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Fund transfer: Between NIP and NEFT

By Elizabeth Adegbesan

THERE are different types of funds transfer services and it is important for bank customers to understand the differences and implications.

Fund transfer is when you send  money to person or persons from your bank account using a transfer channel. You can transfer funds to people living within and outside the country using various transfer channels.

Types of Fund Transfer

Manual funds transfer: This is performed in the banking hall. The sender visit the bank of the receiver,  fill out a fund transfer form which specifies the account number of the receiver and the amount to be  transferred.

Electronic funds transfer: Electronic funds transfer is the transfer of money from your bank account to another bank account through computer-based systems. Such transfer can take place within your bank or across multiple banks. These include Nigeria Interbank Settlement System (NIBSS) Electronic Funds Transfer (NEFT), NIBSS Instant Payment (NIP),  Point of Sale terminals (PoS), Automated Teller Machine (ATM) and Unstructured Supplementary Service Data (USSD).

Online/Internet funds transfer: This is when    send money from your account to another bank account through the internet.   You will need an internet enabled computer or phone to transfer such fund.   Examples of Internet fund transfer channels are: Central Bank of Nigeria’s Real Time Gross Settlement System (RTGS), Western Union Money Transfer, Stanbic IBTC Bluepay, GTpay, Mastercard Internet Gateway Service (MIGs), Zenith GLOBAL PAY and so on.

  NEFT and NIP

The Nigeria Interbank Settlement System Electronic Fund Transfer (NEFT) and Nigeria Interbank Settlement System Instant Payment (NIP) are examples of electronic funds transfer. They are irrevocable funds transfer instruction. You must have a bank account to be able to use NEFT or NIP to transfer funds.

How does it work?

You can transfer funds through NEFT by first logging into your bank’s internet banking platform using your ID and password. Then you go to fund transfer tab and select add beneficiary (receiver’s bank). Select beneficiary type for example   transfer to other bank then enter the account number of the beneficiary. Click on send. The bank will first debit your account to ensure that the funds are set aside. Then your instruction (along with other customers’ instructions) are   sent to NIBSS by your bank as an electronic file for onward processing.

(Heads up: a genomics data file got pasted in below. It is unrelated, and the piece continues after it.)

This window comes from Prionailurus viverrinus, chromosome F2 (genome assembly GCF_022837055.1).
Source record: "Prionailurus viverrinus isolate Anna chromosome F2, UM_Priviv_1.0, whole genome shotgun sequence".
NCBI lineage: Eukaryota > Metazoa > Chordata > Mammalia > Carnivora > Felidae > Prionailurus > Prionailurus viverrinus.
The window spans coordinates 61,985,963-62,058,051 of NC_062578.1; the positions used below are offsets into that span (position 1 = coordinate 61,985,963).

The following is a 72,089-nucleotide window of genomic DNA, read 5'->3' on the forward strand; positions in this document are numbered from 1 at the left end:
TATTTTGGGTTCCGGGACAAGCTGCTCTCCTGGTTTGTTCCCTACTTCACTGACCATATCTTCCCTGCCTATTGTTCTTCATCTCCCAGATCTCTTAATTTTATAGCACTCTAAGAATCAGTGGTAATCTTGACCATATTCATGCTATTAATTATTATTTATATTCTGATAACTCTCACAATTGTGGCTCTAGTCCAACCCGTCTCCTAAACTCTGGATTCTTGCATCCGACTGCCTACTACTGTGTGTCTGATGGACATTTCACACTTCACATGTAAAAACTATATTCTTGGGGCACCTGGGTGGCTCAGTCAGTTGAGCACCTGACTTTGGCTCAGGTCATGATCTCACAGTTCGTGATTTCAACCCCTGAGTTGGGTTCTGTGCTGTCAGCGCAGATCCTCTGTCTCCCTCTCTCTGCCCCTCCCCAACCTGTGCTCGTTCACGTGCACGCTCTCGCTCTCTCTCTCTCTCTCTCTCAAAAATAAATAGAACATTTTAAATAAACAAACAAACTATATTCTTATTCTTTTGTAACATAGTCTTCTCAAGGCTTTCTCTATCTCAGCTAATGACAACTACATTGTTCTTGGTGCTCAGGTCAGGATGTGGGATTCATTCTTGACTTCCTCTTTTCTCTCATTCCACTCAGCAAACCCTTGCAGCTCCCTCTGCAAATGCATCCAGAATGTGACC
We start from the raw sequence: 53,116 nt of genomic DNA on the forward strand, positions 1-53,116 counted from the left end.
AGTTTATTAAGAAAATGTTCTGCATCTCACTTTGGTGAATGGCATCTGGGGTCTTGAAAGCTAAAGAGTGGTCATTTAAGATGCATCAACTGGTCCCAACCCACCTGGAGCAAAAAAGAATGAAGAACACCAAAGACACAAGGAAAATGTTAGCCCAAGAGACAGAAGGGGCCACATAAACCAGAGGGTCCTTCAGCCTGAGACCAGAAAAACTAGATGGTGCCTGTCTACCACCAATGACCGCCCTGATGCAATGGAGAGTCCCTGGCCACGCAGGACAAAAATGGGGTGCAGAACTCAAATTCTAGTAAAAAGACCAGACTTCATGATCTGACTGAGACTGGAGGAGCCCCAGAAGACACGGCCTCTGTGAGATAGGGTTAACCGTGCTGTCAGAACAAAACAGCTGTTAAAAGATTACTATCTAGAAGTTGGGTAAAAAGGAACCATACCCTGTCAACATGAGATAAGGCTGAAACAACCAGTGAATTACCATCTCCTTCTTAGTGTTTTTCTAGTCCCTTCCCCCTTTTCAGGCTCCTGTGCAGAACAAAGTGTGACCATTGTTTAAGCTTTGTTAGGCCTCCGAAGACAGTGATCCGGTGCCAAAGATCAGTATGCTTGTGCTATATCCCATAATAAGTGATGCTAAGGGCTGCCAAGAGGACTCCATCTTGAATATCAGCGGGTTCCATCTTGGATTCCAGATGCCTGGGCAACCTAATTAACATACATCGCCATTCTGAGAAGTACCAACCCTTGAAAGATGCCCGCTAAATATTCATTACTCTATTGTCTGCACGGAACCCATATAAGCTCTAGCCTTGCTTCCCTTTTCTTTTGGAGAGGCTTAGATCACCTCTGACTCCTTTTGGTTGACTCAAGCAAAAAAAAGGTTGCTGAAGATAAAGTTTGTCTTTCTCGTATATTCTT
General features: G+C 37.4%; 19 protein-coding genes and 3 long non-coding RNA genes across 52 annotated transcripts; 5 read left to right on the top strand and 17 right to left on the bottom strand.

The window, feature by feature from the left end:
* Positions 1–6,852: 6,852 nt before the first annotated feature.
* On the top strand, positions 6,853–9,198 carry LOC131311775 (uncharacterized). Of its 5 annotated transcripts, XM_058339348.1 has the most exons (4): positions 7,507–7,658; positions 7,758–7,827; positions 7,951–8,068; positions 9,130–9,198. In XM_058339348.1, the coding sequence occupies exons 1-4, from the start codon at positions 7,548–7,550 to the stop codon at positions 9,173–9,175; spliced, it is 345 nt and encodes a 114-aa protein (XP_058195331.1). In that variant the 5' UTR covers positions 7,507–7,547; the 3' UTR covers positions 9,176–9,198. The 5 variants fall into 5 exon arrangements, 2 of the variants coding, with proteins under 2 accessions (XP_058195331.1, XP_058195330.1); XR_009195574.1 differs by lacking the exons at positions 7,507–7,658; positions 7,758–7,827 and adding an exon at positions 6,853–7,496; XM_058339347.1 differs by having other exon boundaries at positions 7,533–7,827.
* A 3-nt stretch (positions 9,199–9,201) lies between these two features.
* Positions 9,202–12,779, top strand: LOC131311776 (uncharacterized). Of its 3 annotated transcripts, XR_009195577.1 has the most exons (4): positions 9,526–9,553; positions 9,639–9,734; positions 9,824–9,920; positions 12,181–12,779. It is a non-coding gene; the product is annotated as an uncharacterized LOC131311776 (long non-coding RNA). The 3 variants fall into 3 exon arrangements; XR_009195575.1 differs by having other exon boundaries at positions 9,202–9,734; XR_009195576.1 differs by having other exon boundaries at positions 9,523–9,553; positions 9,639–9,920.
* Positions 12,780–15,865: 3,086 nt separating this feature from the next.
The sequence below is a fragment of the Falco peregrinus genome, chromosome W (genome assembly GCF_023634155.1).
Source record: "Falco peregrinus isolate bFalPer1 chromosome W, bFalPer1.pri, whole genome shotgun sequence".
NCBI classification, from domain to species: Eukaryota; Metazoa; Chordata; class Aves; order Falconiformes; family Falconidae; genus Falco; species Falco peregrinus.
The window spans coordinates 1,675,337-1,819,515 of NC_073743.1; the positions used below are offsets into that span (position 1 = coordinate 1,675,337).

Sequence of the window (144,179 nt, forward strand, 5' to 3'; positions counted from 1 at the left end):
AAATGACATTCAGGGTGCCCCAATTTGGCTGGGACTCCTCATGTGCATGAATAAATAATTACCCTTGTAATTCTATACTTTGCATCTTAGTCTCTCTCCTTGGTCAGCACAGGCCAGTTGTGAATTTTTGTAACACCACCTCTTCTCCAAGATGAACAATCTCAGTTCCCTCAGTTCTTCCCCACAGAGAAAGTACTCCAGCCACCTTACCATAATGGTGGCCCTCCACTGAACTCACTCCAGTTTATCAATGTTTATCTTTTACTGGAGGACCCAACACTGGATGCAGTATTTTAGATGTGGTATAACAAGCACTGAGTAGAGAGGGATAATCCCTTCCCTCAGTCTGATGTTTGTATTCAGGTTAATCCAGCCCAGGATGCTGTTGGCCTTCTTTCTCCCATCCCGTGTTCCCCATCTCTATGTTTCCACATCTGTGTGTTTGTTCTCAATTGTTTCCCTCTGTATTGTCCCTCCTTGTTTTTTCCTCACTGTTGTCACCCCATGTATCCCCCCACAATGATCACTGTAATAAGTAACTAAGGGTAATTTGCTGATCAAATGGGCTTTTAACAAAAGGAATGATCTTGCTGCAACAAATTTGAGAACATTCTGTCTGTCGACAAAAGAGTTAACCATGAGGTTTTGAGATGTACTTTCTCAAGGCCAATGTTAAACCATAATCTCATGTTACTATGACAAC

For NIP, if you are using your personal computer log into your bank’s internet banking platform. Click account transfer tab to expand it. Click on transfer to other bank (instant).   If you are using mobile money android application, select NIP. If you are using it for the first time activate it with your token. Then click new request. Select add new beneficiary to add the receiver’s bank account details. Fill all required details and enter the code from your token device. Then send. Transfer to other banks will incur charges.The options of NEFT and NIP are also provided in the funds transfer forms in the banks. Hence you can perform any of the two by visiting your bank and complete the funds transfer, indicating NEFT or NIP as your preferred transfer type.

 

The differences between NEFT and NIP

Despite the similarity of both products, they differ in terms of processing timeline and limits of transfer.

For NIP the recipient get the value within 10 minutes after the sender has made the transaction (baring network failure).   For NEFT the receiver gets value the next day (sometimes up to 24 hours) after the sender has executed the transfer.

You can use NEFT for bulk transfer, which is funds transfer to many recipients at the same time. However, NIP can be used only to transfer money to one or two people at the same time.

Also, NIP has a maximum limit of N5 million for transfer to individual and N10 million for transfer to corporate body. For NEFT, you can transfer as high as N100 million.

Risk of fund transfer

The risk electronic fraud is very high with funds transfer. However, there are specific tactics that can protect you from falling victim of fraud. First, don’t be careless with details of your ATM card, and don’t respond to any email or text message asking you to provide such details. Most importantly, you should have the telephone details of your bank’s contact canter, and promptly inform them about any suspicious transaction on your account.

You should also be attentive to the security of your network. Update your anti/virus and anti-spam programs to prevent attacks from emails with infected attachments. Set your browser appropriately to prevent accidental or unwanted downloads. 

 


Disclaimer

Comments expressed here do not reflect the opinions of vanguard newspapers or any employee thereof.